des-forgesAs Des Forges kept gathering reports she realized that the slaughter was systematic, targeting all Tutsis as well as Hutus who supported Tutsis in some way. The killing fit the legal definition of genocide in the United Nations’ Genocide Convention which speaks of genocide as an attempt to eliminate, in whole or in part, the people of a given group. Ten days into the killings it was clear that it was more than just a spontaneous outburst of violence but that the massacres were planned, coordinated and politically motivated. Radio broadcasts from the independent Radio RTLM coordinated the killing down to local details of specific roadblocks and particular people to murder. Des Forges went to the United Nations and lobbied members of the Security Council, but nobody would talk about genocide. Calling what was happening genocide would mean the U.N. would be compelled to act at a time when foreigners were leaving the country and the U.N. peace-keepers were even being scaled back.

Des Forges took her appeals to the U.S. State Department, where the Africa desk officials agreed with her, but those higher up were not listening. She worked her way up to Tony Lake, President Clinton’s National Security Advisor, where it was clear that the policy was being shaped. Lake would not support calling the slaughter genocide and condemn it as such, which would have changed the entire complexion of how the crisis was being interpreted.   Des Forges pleaded for safe zones to be created to which refugees could flee, for Radio RTLM to be jammed, and for governments like the U.S., France and Belgium to condemn the genocide and say no aid would be given to the government carrying out such actions, but her appeal fell on deaf ears.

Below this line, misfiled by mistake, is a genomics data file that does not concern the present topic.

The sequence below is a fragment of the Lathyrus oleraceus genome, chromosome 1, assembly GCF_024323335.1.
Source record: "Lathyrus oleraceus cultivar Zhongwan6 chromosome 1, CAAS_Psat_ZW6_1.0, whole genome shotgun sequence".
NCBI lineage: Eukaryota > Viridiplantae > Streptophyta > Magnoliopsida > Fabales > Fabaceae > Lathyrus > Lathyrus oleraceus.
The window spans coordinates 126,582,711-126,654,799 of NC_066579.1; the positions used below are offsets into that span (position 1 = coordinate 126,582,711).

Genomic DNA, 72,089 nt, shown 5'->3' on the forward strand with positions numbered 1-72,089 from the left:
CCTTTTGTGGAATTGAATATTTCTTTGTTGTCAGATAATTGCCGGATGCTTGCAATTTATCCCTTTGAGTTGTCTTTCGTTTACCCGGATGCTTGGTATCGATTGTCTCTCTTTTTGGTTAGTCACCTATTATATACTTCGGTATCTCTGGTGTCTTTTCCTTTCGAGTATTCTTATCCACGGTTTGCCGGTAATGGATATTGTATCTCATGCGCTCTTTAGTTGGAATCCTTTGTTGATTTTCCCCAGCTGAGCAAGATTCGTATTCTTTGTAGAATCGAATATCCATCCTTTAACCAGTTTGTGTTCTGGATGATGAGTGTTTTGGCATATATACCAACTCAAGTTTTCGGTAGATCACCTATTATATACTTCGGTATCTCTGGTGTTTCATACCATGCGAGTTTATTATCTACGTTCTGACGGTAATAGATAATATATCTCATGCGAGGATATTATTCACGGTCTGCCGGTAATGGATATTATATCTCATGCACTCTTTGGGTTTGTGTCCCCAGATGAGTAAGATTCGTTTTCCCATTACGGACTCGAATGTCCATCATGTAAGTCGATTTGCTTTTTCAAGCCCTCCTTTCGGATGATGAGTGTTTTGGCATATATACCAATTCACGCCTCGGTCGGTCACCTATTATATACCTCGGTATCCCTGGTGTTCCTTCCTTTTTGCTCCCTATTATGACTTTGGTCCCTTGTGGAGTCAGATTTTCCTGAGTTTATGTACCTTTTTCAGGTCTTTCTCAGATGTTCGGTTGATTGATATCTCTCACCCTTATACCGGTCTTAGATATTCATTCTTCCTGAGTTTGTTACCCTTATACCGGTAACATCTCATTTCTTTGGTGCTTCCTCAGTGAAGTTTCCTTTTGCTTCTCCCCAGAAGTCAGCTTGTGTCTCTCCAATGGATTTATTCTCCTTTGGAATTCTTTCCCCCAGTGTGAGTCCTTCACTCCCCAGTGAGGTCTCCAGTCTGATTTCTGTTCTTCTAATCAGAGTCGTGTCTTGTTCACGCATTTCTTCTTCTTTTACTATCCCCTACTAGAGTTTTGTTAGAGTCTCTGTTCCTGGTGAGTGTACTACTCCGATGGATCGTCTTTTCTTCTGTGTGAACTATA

When the Tutsi rebel forces seized control of Kigali and the rest of Rwanda, the genocide stopped. But killing continued.   The Tutsi forces had killed over twenty thousand civilians. The Hutu extremists fled to Zaire pursued by the now Tutsi Rwandan army, sparking the war in Zaire/Congo that became the worst conflagration since World War II. Amid all the horror, Des Forges held consistent standards for human rights. She differentiated between “war crimes,” which all sides committed, and “genocide,” which one side committed. But her unwillingness to gloss over Tutsi crimes eventually got her banned from Rwanda.

des-forges-bookFollowing the genocide and the minimal response from the international community, Des Forges undertook a massive 4-year study of what had happened. She and her team of researchers interviewed survivors and killers. She wrote the 800-page chilling and meticulously documented report that was titled from a killer’s cry, Leave None to Tell the Story. Des Forges knew that telling the stories of the victims was important for truth and justice to have any hope in the region or in the international community which had simply stood by while the genocide took place. For the sake to truth, Des Forges was careful to not embellish the facts. She estimated that about a half a million people died in the genocide, less than some reports of 800,000 or a million. For her the credibility of human rights advocacy lay in the accuracy of what was said.

As the story of the Rwandan genocide moved into trials, Des Forges became a frequent witness against the perpetrators. She testified at the International Criminal Tribunal for Rwanda in Tanzania. She also testified at trials held in Belgium, Switzerland, the Netherlands and Canada. She served on various panels investigating the genocide for the United Nations, the African Union and various national legislatures.

Alison Des Forges’ voice as the story-teller of the genocide in Rwanda will stand as a challenge to the international community for years to come. She died with 50 other passengers and crew when an airline flight crashed near Buffalo in February 2009.